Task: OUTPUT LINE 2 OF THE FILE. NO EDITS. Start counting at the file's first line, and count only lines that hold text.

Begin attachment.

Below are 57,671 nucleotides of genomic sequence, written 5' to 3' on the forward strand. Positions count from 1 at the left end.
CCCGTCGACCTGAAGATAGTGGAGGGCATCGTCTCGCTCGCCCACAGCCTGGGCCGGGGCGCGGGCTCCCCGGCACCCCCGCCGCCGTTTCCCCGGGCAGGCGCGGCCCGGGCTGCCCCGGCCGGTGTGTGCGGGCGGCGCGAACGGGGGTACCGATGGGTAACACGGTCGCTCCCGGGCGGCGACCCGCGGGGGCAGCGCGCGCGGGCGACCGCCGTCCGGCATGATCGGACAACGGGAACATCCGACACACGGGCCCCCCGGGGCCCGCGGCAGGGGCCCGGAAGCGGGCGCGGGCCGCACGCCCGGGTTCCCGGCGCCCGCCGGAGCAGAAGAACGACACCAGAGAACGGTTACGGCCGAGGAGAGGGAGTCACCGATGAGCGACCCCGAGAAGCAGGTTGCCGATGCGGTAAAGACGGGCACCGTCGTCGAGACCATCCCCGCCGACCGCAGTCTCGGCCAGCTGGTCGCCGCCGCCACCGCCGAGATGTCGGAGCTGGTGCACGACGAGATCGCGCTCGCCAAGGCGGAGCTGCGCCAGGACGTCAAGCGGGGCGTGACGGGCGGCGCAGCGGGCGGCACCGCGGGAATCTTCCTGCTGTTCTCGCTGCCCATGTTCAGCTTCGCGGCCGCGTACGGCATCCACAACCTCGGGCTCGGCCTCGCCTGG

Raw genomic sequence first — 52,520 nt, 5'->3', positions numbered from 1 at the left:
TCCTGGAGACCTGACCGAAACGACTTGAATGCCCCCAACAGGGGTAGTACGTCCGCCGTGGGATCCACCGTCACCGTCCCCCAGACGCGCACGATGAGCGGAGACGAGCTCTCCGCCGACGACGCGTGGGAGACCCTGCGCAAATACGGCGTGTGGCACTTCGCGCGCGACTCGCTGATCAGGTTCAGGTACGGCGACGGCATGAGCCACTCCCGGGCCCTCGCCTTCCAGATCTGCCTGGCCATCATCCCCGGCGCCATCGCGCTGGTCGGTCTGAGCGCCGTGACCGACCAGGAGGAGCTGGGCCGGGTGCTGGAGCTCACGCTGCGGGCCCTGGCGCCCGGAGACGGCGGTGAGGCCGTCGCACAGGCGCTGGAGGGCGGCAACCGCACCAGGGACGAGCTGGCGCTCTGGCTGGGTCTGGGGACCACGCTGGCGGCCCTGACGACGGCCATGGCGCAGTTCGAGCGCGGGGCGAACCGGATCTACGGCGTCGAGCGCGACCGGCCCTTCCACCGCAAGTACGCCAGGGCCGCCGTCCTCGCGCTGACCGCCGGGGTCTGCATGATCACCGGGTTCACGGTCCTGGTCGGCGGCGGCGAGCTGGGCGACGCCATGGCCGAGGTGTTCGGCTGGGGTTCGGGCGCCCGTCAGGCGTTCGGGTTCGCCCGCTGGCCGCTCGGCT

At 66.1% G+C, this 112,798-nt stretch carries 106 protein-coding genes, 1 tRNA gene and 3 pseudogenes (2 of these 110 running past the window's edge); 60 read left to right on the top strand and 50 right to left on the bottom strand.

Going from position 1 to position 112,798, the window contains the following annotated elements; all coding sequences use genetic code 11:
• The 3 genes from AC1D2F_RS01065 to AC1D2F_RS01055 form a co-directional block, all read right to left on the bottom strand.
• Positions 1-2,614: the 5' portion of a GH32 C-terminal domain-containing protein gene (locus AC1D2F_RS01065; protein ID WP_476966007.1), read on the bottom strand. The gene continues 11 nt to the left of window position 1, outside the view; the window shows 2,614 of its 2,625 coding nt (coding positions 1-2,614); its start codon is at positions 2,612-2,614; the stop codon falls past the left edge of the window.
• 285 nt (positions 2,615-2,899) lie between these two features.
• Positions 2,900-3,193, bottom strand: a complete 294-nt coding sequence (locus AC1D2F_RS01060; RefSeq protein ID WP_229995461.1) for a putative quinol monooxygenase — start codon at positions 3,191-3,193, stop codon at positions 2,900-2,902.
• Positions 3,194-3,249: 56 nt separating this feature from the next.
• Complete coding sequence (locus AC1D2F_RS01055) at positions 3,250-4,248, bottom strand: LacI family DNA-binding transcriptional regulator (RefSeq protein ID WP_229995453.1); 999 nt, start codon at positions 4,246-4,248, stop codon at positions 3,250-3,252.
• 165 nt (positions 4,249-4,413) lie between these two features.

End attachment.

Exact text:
CCCGTCGACCTGAAGATAGTGGAGGGCATCGTCTCGCTCGCCCACAGCCTGGGCCGGGGCGCGGGCTCCCCGGCACCCCCGCCGCCGTTTCCCCGGGCAGGCGCGGCCCGGGCTGCCCCGGCCGGTGTGTGCGGGCGGCGCGAACGGGGGTACCGATGGGTAACACGGTCGCTCCCGGGCGGCGACCCGCGGGGGCAGCGCGCGCGGGCGACCGCCGTCCGGCATGATCGGACAACGGGAACATCCGACACACGGGCCCCCCGGGGCCCGCGGCAGGGGCCCGGAAGCGGGCGCGGGCCGCACGCCCGGGTTCCCGGCGCCCGCCGGAGCAGAAGAACGACACCAGAGAACGGTTACGGCCGAGGAGAGGGAGTCACCGATGAGCGACCCCGAGAAGCAGGTTGCCGATGCGGTAAAGACGGGCACCGTCGTCGAGACCATCCCCGCCGACCGCAGTCTCGGCCAGCTGGTCGCCGCCGCCACCGCCGAGATGTCGGAGCTGGTGCACGACGAGATCGCGCTCGCCAAGGCGGAGCTGCGCCAGGACGTCAAGCGGGGCGTGACGGGCGGCGCAGCGGGCGGCACCGCGGGAATCTTCCTGCTGTTCTCGCTGCCCATGTTCAGCTTCGCGGCCGCGTACGGCATCCACAACCTCGGGCTCGGCCTCGCCTGG